Paid Advertisement
Historynet/feed historynet feedback facebook link World History Group RSS feed World History Group Subscriptions Historynet Home page

"Neither Snow nor Rain..." - Sidebar: December '97 American History Feature

Originally published by American History magazine. Published Online: August 19, 1997 
Print Friendly
0 comments FONT +  FONT -

Stamp Sesquicentennial

For philatelists, 1997–the 150th anniversary of the U.S. postage stamp–is a big year. The hobby that attracts more Americans with a collector's instinct than any other owes a debt of gratitude to Postmaster General Cave Johnson, who urged Congress to authorize the use of stamps as a system of postage prepayment, as the British had been doing since 1840. On March 3, 1847, President James K. Polk signed into law a bill that authorized the printing of stamps, which, "when attached to any letter or packet," would indicate that the sender had paid the necessary postal charges. The first two U. S. stamps printed were a five-cent version bearing the likeness of Benjamin Franklin and one for 10 cents with George Washington's image.

Subscribe Today

Subscribe to American History magazine

Americans did not immediately take to the new postage stamps, the use of which was not compulsory. Some postmasters resisted the new system. They had been content with the hand-stamping that had been customary since 1772 or with stamps–known as "postmaster provisionals"–that were paid for out of individual postmasters' budgets. This resistance continued for almost a decade after the first stamps were issued, until the federal government finally decreed that mandatory prepayment and the use of postage stamps for mailing would take effect on January 1, 1856.

The federal government's Bureau of Engraving and Printing took over the printing of stamps in 1894, at a great savings over the previous system of private printing. Until then, stamps were considered strictly utilitarian and featured the likenesses of presidents or the Founding Fathers. But when someone realized that the stamps could be used as promotional tools, the Post Office Department issued the first commemorative stamps, mostly to call attention to international fairs and exhibitions. Gradually, public interest in such stamps grew, resulting in the wide variety of commemoratives, such as the new series on the history of aviation, that now provide the U.S. Postal Service with an important source of revenue.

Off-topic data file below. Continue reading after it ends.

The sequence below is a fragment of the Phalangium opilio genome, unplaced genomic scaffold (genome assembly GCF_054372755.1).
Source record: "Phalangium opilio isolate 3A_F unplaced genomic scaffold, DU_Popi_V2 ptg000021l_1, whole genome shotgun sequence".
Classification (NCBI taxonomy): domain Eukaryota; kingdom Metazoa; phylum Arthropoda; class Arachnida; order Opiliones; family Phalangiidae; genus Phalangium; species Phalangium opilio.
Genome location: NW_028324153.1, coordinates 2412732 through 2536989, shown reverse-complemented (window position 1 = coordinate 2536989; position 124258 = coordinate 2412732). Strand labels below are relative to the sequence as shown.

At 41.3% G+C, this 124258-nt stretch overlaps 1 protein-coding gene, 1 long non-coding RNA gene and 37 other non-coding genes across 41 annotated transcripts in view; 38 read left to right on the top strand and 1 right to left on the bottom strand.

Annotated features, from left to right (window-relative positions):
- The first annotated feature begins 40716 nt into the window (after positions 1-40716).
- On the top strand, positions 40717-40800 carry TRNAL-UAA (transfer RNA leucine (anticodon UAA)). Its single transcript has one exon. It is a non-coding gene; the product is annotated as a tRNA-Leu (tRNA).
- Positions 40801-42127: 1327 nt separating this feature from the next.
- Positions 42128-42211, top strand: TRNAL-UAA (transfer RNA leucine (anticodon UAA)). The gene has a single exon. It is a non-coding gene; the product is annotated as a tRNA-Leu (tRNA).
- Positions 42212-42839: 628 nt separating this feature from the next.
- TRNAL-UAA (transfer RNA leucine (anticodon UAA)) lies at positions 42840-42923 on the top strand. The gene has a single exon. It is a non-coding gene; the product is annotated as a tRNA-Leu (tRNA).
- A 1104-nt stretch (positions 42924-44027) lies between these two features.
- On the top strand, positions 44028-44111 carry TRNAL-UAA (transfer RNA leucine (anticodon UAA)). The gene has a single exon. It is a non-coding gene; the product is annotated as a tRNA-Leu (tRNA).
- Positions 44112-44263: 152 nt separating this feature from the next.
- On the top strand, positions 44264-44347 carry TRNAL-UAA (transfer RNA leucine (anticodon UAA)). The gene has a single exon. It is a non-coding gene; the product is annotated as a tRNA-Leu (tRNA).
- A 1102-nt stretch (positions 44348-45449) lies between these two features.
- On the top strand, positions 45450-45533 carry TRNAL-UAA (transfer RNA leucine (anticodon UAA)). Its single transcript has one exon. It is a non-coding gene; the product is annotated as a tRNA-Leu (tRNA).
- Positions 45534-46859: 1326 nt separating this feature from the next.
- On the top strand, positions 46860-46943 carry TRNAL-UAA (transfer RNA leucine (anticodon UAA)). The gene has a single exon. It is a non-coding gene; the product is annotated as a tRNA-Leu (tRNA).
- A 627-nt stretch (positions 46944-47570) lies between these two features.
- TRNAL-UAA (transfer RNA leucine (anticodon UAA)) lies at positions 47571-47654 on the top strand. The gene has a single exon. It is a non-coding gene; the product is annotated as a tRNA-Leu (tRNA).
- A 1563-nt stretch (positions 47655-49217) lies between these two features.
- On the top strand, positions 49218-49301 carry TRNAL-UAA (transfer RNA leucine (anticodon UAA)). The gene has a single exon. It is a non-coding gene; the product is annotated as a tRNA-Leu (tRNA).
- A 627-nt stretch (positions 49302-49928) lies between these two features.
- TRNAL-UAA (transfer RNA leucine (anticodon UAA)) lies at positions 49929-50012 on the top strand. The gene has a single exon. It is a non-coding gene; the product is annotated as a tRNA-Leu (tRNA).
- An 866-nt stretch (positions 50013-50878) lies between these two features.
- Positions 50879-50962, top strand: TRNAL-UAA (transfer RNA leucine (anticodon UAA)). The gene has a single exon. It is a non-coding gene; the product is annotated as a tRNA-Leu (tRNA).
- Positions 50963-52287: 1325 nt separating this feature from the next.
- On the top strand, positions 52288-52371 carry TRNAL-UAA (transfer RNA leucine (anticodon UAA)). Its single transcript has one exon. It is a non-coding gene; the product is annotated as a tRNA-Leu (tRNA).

Leave a Reply

Human Verification: In order to verify that you are a human and not a spam bot, please enter the answer into the following box below based on the instructions contained in the graphic.

Related Articles

History Net Images Spacer
Paid Advertisement
Paid Advertisement
History Net Daily Activities
History net Spacer
History net Spacer
Historynet Spacer

Which of these wars resulted in the most surprising underdog upset?

View Results | See previous polls

Loading ... Loading ...
History net Spacer
RSS Feed Daily Email Update
History net Spacer
Paid Advertisement

Paid Advertisement
What is HistoryNet? is brought to you by World History Group, the world's largest publisher of history magazines. contains daily features, photo galleries and over 5,000 articles originally published in our various magazines.

If you are interested in a specific history subject, try searching our archives, you are bound to find something to pique your interest.

From Our Magazines
World History Group

World History Group Network:  HistoryNet | Armchair General | Achtung Panzer!
Today in History | Ask Mr. History | Picture of the Day | Daily History Quiz | Contact Us

Copyright © 2015 World History Group. All rights reserved. Reproduction in whole or in part without permission is prohibited.
Advertise With Us | Subscription Help | Privacy Policy